atment.

Experienced and professional animal trainer provide their insights in answering this question :
A. Some cats do have adverse reactions to certain ingredients in antiparasite products. I wouldn’t worry about it but next time use a different treatment from your vet and mention it to them.

How to Identify Common Pet Problems ?

Our sources include academic articles, blog posts, and personal essays from experienced pet care professionals :

Advantage flea medication is commonly used to rid cats of fleas and is considered safe. However, some cats develop an allergy to the medication, and if this occurs, it is important to contact your veterinarian.
Signs of Flea Control Product Toxicity in Cats and Dogs

Common signs of toxicity from flea products containing organophosphates are diarrhea, vomiting, difficulty breathing, small pupils, muscle tremor, weakness or falling over, and drooling.

Side Effects

Monitor your cat after application. Side effects may include signs of skin irritation such as redness, scratching, or other signs of discomfort. Gastrointestinal signs such as hypersalivation, vomiting or diarrhea have also been reported.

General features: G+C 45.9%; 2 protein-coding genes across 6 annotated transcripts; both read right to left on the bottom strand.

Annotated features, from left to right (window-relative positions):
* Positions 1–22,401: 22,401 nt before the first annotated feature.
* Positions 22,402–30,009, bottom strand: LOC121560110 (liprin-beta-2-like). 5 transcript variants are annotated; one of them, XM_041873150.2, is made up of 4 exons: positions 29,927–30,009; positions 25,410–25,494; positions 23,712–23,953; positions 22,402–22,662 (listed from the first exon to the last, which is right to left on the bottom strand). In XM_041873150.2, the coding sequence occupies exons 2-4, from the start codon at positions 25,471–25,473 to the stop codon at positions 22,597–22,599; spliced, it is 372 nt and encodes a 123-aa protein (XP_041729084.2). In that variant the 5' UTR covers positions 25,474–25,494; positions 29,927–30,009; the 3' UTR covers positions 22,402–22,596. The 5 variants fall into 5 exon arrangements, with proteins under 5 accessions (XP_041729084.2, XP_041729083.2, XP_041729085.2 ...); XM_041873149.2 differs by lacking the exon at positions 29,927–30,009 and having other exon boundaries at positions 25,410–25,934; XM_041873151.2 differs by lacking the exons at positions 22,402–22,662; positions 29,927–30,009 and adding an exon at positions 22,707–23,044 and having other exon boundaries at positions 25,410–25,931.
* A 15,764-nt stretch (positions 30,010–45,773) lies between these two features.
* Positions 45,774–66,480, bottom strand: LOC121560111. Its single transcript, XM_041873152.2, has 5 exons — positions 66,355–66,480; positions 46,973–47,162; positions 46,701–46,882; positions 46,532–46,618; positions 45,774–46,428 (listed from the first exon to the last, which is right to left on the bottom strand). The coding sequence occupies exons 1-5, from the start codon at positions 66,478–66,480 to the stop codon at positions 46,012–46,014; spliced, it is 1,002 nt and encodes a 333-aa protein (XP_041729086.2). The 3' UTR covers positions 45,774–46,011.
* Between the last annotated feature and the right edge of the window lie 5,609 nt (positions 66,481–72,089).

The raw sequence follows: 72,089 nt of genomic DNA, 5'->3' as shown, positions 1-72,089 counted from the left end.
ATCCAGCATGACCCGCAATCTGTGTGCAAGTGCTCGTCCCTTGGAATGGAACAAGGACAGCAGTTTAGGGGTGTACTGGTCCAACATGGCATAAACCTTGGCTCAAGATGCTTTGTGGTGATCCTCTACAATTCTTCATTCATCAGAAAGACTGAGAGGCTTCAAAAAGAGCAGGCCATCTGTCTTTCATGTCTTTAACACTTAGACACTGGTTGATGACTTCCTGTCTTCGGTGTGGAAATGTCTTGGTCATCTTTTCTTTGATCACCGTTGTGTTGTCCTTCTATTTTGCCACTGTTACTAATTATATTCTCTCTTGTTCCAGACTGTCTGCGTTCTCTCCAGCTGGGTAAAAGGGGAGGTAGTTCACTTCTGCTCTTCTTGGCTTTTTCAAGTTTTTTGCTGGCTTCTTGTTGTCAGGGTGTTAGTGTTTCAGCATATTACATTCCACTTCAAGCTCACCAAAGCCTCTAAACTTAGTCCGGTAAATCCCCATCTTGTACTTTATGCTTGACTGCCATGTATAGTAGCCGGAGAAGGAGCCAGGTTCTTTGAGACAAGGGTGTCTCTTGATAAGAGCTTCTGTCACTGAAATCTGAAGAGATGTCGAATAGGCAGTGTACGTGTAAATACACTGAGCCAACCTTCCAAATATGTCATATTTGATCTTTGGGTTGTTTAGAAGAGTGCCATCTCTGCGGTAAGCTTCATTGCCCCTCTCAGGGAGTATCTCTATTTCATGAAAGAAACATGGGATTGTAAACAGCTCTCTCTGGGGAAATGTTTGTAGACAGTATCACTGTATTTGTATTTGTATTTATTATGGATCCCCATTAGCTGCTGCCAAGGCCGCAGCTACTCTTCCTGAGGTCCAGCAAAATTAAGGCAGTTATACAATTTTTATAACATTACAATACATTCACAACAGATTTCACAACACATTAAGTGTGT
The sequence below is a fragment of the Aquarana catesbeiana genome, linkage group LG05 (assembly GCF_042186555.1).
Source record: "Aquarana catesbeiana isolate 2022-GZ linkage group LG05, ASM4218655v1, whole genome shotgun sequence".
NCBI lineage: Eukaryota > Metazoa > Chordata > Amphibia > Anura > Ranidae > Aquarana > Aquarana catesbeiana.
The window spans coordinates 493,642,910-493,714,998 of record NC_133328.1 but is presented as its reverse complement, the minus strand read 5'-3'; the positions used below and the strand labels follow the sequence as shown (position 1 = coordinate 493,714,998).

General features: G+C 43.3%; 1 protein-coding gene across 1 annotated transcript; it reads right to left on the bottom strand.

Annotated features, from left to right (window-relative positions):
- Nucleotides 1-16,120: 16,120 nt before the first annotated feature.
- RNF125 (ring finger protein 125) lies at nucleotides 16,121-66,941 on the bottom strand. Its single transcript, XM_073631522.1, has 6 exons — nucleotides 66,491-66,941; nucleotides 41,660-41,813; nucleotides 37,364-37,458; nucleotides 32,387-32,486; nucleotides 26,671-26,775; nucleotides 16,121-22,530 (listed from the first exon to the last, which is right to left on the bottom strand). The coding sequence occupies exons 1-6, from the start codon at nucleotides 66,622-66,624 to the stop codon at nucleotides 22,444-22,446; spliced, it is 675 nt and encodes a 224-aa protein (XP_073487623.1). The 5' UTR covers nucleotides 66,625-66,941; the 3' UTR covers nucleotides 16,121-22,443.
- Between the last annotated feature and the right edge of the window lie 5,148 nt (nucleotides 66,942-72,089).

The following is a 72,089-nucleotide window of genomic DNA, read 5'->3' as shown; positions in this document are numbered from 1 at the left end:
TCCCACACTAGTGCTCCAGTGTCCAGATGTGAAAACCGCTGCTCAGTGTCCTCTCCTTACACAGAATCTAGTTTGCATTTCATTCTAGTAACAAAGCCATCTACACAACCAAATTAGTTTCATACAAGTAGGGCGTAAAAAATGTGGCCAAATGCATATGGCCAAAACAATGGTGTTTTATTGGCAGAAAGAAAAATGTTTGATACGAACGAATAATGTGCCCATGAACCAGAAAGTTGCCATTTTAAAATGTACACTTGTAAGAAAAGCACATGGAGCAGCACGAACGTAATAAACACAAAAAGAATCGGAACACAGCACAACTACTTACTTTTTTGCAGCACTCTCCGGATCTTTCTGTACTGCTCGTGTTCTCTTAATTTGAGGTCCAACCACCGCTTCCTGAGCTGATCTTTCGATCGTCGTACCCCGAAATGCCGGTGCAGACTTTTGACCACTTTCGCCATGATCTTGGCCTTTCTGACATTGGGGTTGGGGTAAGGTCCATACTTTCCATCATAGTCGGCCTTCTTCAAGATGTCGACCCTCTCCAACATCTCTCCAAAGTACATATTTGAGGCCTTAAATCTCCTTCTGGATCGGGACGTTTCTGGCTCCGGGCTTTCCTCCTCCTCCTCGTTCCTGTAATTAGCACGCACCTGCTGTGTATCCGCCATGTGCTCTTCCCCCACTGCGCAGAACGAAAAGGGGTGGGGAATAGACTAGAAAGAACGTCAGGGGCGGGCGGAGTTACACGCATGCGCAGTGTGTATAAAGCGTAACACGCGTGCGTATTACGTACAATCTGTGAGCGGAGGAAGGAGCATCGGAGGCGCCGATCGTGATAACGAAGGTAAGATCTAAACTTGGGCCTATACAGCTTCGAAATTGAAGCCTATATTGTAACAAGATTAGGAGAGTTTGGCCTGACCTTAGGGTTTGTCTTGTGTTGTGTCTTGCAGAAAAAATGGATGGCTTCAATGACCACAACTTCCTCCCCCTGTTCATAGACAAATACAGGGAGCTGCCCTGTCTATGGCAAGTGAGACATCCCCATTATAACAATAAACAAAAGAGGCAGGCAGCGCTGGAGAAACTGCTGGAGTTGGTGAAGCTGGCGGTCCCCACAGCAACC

If your cat licks the solution, either directly or off their paw after scratching, the bitter taste will often cause excessive drooling, and may cause vomiting. If this occurs, offer your cat some wet food or tuna, and water. The product should only cause mild gastrointestinal discomfort and should pass.
Advantage flea medication is commonly used to rid cats of fleas and is considered safe. However, some cats develop an allergy to the medication, and if this occurs, it is important to contact your veterinarian.